In this section, we describe how we automatically generate FOIL-COCO datapoints, i.e. image, original and foil caption triples. We used the training and validation Microsoft’s Common Objects in Context (MS-COCO) dataset Lin et al. (2014) (2014 version) as our starting point. In MS-COCO, each image is described by at least five descriptions written by humans via Amazon Mechanical Turk (AMT). The images contains 91 common object categories (e.g. dog, elephant, bird, … and car, bicycle, airplane, …), from 11 supercategories (Animal, Vehicle, resp.), with 82 of them having more than 5K labeled instances. In total there are 123,287 images with captions (82,783 for training and 40,504 for validation).222The MS-COCO test set is not available for download.
|nr. of datapoints||nr. unique images||nr. of tot. captions||nr. target::foil pairs|
Our data generation process consists of four main steps, as described below. The last two steps are illustrated in Figure 2.
1. Generation of replacement word pairs We want to replace one noun in the original caption (the target) with an incorrect but similar word (the foil). To do this, we take the labels of MS-COCO categories, and we pair together words belonging to the same supercategory (e.g., bicycle::motorcycle, bicycle::car, bird::dog). We use as our vocabulary 73 out of the 91 MS-COCO categories, leaving out those categories that are multi-word expressions (e.g. traffic light). We thus obtain 472 target::foil pairs.
2. Splitting of replacement pairs into training and testing To avoid the models learning trivial correlations due to replacement frequency, we randomly split, within each supercategory, the candidate target::foil pairs which are used to generate the captions of the training vs. test sets. We obtain 256 pairs, built out of 72 target and 70 foil words, for the training set, and 216 pairs, containing 73 target and 71 foil words, for the test set.
3. Generation of foil captions We would like to generate foil captions by replacing only target words which refer to visually salient objects. To this end, given an image, we replace only those target words that occur in more than one MS-COCO caption associated with that image. Moreover, we want to use foils which are not visually present, i.e. that refer to visual content not present in the image. Hence, given an image, we only replace a word with foils that are not among the labels (objects) annotated in MS-COCO for that image. We use the images from the MS-COCO training and validation sets to generate our training and test sets, respectively. We obtain 2,229,899 for training and 1,097,012 captions for testing.
4. Mining the hardest foil caption for each image To eliminate possible visual-language dataset bias, out of all foil captions generated in step 3, we select only the hardest one. For this purpose, we need to model the visual-language bias of the dataset. To this end, we use Neuraltalk333https://github.com/karpathy/neuraltalk Karpathy and Fei-Fei (2015), one of the state-of-the-art image captioning systems, pre-trained on MS-COCO. Neuraltalk is based on an LSTM which takes as input an image and generates a sentence describing its content. We obtain a neural network that implicitly represents the visual-language bias through its weights. We use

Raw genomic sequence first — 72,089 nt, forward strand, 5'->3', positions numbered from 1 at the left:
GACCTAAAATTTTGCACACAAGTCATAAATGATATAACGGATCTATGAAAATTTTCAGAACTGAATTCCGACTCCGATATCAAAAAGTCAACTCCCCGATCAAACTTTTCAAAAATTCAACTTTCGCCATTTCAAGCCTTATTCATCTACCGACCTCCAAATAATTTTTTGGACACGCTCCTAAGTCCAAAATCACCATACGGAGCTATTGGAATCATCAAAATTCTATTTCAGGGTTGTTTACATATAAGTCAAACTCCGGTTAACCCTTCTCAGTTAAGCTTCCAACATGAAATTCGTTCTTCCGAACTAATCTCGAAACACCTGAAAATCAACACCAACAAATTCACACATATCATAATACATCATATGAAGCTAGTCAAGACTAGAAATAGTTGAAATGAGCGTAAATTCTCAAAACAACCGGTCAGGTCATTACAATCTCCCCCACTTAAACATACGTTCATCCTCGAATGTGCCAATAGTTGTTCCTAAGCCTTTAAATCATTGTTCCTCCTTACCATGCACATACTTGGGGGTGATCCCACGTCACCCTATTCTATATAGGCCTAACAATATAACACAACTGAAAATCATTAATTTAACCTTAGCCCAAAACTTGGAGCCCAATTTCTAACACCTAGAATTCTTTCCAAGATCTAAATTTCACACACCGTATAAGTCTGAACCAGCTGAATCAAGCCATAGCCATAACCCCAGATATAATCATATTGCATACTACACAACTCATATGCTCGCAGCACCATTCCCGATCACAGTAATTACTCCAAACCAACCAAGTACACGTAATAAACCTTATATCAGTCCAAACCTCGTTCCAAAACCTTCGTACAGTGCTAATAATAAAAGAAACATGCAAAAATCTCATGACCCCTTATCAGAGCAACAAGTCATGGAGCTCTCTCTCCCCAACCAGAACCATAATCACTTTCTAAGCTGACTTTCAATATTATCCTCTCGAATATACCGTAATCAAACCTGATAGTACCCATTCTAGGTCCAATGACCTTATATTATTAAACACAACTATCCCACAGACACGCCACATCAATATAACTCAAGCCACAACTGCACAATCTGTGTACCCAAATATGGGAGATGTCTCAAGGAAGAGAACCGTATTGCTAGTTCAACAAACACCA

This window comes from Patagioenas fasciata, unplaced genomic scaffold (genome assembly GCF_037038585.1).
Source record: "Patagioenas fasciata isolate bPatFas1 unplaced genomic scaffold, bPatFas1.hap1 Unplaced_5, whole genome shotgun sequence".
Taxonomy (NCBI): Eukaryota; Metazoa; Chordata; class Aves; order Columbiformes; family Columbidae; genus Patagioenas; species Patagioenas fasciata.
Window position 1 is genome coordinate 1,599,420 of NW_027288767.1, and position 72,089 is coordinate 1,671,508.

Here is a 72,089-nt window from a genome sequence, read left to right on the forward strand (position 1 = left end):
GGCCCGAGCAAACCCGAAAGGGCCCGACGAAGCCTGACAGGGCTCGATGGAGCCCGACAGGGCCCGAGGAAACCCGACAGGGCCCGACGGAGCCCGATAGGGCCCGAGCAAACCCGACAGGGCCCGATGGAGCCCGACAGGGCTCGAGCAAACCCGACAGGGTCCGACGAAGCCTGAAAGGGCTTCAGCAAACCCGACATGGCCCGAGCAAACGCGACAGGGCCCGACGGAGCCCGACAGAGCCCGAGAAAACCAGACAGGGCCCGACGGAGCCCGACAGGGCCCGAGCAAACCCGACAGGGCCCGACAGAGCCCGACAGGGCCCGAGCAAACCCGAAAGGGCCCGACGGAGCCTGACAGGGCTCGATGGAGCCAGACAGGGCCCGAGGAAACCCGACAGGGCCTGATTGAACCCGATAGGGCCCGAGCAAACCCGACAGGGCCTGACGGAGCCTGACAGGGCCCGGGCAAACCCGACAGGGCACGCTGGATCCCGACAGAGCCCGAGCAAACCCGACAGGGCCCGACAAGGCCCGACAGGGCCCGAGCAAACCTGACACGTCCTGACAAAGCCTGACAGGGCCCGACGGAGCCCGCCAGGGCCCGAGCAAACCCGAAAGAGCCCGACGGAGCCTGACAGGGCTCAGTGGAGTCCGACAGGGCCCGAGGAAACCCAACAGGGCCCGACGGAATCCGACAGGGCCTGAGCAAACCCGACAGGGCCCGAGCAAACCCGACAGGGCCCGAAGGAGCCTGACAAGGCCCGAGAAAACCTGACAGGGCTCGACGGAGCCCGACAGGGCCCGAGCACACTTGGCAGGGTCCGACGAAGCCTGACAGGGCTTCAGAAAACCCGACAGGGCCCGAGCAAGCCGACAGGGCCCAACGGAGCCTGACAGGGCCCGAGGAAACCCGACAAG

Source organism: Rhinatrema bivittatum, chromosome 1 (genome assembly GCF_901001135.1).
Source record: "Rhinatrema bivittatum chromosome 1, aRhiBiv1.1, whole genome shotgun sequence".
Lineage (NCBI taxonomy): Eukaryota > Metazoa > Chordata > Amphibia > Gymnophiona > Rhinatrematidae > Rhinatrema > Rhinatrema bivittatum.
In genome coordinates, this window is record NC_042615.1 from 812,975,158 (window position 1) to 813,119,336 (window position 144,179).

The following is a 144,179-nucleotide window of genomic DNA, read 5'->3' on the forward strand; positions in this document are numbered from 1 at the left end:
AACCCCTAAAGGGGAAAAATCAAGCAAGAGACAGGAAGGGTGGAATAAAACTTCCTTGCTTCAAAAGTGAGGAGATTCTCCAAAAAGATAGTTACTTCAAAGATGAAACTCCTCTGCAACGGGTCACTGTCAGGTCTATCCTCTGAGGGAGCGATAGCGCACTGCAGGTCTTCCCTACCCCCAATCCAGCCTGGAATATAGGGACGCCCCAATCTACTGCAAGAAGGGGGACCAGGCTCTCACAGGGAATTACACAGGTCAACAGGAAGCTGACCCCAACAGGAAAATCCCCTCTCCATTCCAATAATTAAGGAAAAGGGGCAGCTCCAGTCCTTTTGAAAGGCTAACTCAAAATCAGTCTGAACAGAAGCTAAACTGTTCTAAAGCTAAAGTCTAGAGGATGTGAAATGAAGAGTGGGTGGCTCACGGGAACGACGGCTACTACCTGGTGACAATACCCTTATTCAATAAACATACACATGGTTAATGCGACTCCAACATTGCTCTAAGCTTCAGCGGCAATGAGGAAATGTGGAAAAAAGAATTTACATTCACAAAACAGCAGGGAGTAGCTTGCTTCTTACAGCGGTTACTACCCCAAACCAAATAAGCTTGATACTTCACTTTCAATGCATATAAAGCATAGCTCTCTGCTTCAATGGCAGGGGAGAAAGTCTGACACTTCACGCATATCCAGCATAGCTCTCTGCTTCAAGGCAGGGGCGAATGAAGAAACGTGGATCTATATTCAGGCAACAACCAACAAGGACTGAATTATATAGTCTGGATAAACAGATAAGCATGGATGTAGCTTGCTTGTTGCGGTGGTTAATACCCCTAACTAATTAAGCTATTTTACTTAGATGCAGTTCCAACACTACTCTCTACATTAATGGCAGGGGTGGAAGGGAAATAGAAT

to approximate the conditional probability of a captiongiven a dataset and and an image (). This is obtained by simply using the loss i.e., the error obtained by comparing the pseudo-ground truth with the sentence predicted by : (we refer to Karpathy and Fei-Fei (2015) for more details on how is computed). is used to select the hardest foil among all the possible foil captions, i.e. the one with the highest probability according to the dataset bias learned by . Through this process, we obtain 197,788 and 99,480 original::foil caption pairs for the training and test sets, respectively. None of the target::foil word pairs are filtered out by this mining process.
The final FOIL-COCO dataset consists of 297,268 datapoints (197,788 in training and 99,480 in test set). All the 11 MS-COCO supercategories are represented in our dataset and contain 73 categories from the 91 MS-COCO ones (4.8 categories per supercategory on average.) Further details are reported in Table 1.
4 Experiments and Results
We conduct three tasks, as presented below:
Task 1 (T1): Correct vs. foil classification Given an image and a caption, the model is asked to mark whether the caption is correct or wrong. The aim is to understand whether LaVi models can spot mismatches between their coarse representations of language and visual input.
Task 2 (T2): Foil word detection Given an image and a foil caption, the model has to detect the foil word. The aim is to evaluate the understanding of the system at the word level. In order to systematically check the system’s performance with different prior information, we test two different settings: the foil has to be selected amongst (a) only the nouns or (b) all content words in the caption.
Task 3 (T3): Foil word correction Given an image, a foil caption and the foil word, the model has to detect the foil and provide its correction. The aim is to check whether the system’s visual representation is fine-grained enough to be able to extract the information necessary to correct the error. For efficiency reasons, we operationalise this task by asking models to select a correction from the set of target words, rather than the whole dataset vocabulary (viz. more than 10K words).